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Dutch, noun and adjective

Origin:
EnglishShow more Special senses of English Dutch of or originating from Holland.
A. noun
1. in historical contexts. The Dutch (plural): The white Dutch-speaking inhabitants of Cape Town, of the Cape Colony, and later of Natal, the Orange Free State, and the Transvaal; the African Dutch sense (b), see African adjective1 (sense 1 b ii). Cf. Cape Dutch noun phrase sense 1, South African Dutch noun phrase sense 2.
1685 J. Tyrell in R. Raven-Hart Cape G.H. 1652–1702 (1971) II. 255The duch was Very Sivill in thayer expression in promising to supply us with any thing that thayer place did afford.
1940 J. Buchan Memory Hold-the-Door 109The hope of breaking the racial barriers between town and country was always very dear to Milner’s heart. He wanted to see the Dutch share in the urban industries, and men of British stock farming beside the Boers of the veld.
2.
a. in historical contexts. The form of Dutch spoken by the early colonists at the Cape and their descendants, which gradually developed into a distinct language (see South African Dutch noun phrase sense 1). Cf. Cape Dutch noun phrase sense 2. b. A derogatory name for the Afrikaans language. Also attributive.
1731 G. Medley tr. of P. Kolben’s Present State of Cape of G.H. I. 26The People far up the Country, on the Appearance of Strangers, are us’d to say in Dutch, wat Volk, i.e. What People?
1987 C. Hope Hottentot Room 51‘That’s right. Mock my accent. I simply cannot get my tongue around those Dutch words,’ said English Rose.
c. With qualifying word: African Dutch (sense (a), African adjective1 sense 1 b ii), High Dutch.
B. adjective
1. Of or pertaining to Dutch-speaking (and later Afrikaans-speaking) South Africans; South African Dutch adjectival phrase. See also Afrikaner adjective, Cape Dutch adjectival phrase sense 1.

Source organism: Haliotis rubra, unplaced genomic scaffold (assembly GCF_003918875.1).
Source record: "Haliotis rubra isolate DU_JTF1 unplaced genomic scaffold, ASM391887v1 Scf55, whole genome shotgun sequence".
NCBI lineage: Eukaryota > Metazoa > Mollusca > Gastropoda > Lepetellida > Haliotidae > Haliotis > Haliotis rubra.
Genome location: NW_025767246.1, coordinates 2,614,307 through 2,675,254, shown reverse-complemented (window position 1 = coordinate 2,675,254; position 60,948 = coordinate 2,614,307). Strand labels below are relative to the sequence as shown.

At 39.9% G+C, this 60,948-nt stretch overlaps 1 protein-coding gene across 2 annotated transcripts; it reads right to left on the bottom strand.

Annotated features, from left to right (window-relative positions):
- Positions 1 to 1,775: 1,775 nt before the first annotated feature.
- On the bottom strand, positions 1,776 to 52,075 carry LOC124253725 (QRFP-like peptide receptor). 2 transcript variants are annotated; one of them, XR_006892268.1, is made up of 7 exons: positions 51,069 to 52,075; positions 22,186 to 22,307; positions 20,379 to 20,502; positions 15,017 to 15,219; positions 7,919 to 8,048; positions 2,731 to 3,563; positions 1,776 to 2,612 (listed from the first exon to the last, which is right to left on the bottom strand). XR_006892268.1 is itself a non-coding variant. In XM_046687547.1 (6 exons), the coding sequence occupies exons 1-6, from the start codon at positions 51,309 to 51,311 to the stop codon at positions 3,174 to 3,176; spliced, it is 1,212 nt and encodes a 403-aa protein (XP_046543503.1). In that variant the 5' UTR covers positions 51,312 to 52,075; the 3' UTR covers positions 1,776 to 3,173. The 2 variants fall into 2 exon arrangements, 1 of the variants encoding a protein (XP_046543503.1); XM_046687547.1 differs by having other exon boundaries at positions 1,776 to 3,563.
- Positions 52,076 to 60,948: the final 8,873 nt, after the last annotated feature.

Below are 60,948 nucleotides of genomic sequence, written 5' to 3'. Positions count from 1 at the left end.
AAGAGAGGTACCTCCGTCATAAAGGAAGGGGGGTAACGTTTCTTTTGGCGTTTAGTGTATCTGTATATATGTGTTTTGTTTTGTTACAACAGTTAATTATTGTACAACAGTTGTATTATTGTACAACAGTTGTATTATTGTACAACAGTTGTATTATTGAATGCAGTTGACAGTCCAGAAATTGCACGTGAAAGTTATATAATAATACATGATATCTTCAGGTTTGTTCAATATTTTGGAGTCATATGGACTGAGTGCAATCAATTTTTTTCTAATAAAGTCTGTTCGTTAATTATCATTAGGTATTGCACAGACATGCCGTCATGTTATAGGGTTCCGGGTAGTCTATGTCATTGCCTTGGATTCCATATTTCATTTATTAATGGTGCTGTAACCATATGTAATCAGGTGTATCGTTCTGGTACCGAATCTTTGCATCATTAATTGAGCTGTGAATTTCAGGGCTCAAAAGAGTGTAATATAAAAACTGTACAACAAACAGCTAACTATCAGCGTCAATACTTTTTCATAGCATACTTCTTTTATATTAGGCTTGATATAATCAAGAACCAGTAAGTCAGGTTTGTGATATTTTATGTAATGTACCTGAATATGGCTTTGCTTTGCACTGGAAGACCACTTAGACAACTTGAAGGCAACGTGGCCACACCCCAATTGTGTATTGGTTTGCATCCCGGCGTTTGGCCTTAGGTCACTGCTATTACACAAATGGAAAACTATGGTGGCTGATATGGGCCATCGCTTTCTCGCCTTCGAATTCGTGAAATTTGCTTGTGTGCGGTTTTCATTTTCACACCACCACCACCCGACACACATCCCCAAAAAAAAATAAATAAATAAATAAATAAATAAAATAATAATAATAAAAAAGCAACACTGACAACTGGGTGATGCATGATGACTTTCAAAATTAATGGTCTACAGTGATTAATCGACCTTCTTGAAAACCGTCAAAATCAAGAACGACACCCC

1697 W. Dampier in R. Raven-Hart Cape G.H. 1652–1702 (1971) II. 381At about 2 or 300 paces distance from thence, on the West side of the Fort, there is a small Dutch Town, in which I told about 50 or 60 Houses.
1980 E. Prov. Herald 31 July 18When we spoke earlier you mentioned the process of a Dutch family becoming an Afrikaner family. What is that process?
2. Special collocations
Dutch Church, the Dutch Reformed Church (see note at Dutch Reformed);
Dutch drops, harlemensis;
Dutch medicine, Dutch remedy, old Dutch medicine, a patent household medicine, widely used especially in country districts (for examples of such remedies see doepa sense 2 a, duiwelsdrek, dulsies, groene amara, harlemensis, lewensessens, patat salf (patat sense b), and rooilaventel); see also boereraat, druppels;
Dutch Republic in historical contexts, Boer Republic.
1903 E.F. Knight S. Afr. after War 55When one of these little agricultural townships first springs up the Dutch Church forms the nucleus of it.
1962 F.C. Metrowich Scotty Smith 16As long as Scotty confined his activities to the two Dutch Republics, the Cape authorities..did not interfere with his movements.
The white Dutch-speaking inhabitants of Cape Town, of the Cape Colony, and later of Natal, the Orange Free State, and the Transvaal; the African Dutch sense (b), see Africanadjective (sense 1 b ii).
The form of Dutch spoken by the early colonists at the Cape and their descendants, which gradually developed into a distinct language (see South African Dutchnoun phrase1).
A derogatory name for the Afrikaans language. Also attributive.
African Dutch (sense (a), Africanadjective1 b ii), High Dutch.
Of or pertaining to Dutch-speaking (and later Afrikaans-speaking) South Africans; South African Dutchadjectival phrase.

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